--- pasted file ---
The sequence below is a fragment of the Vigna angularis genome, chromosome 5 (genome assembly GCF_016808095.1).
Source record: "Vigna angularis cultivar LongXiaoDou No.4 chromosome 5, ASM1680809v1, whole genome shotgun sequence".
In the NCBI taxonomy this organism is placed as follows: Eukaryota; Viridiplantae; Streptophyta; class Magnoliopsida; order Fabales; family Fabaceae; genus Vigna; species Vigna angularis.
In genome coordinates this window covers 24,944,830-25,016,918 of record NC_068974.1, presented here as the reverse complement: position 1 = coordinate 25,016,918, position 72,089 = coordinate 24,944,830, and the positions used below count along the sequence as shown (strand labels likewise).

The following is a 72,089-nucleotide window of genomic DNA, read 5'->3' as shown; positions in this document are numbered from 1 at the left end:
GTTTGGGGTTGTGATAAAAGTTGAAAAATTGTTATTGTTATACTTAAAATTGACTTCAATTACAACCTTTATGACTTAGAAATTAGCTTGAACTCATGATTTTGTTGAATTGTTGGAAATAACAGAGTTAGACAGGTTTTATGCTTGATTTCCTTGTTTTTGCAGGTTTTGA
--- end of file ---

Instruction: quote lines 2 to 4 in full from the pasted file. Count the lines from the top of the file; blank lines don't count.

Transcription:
Source record: "Vigna angularis cultivar LongXiaoDou No.4 chromosome 5, ASM1680809v1, whole genome shotgun sequence".
In the NCBI taxonomy this organism is placed as follows: Eukaryota; Viridiplantae; Streptophyta; class Magnoliopsida; order Fabales; family Fabaceae; genus Vigna; species Vigna angularis.
In genome coordinates this window covers 24,944,830-25,016,918 of record NC_068974.1, presented here as the reverse complement: position 1 = coordinate 25,016,918, position 72,089 = coordinate 24,944,830, and the positions used below count along the sequence as shown (strand labels likewise).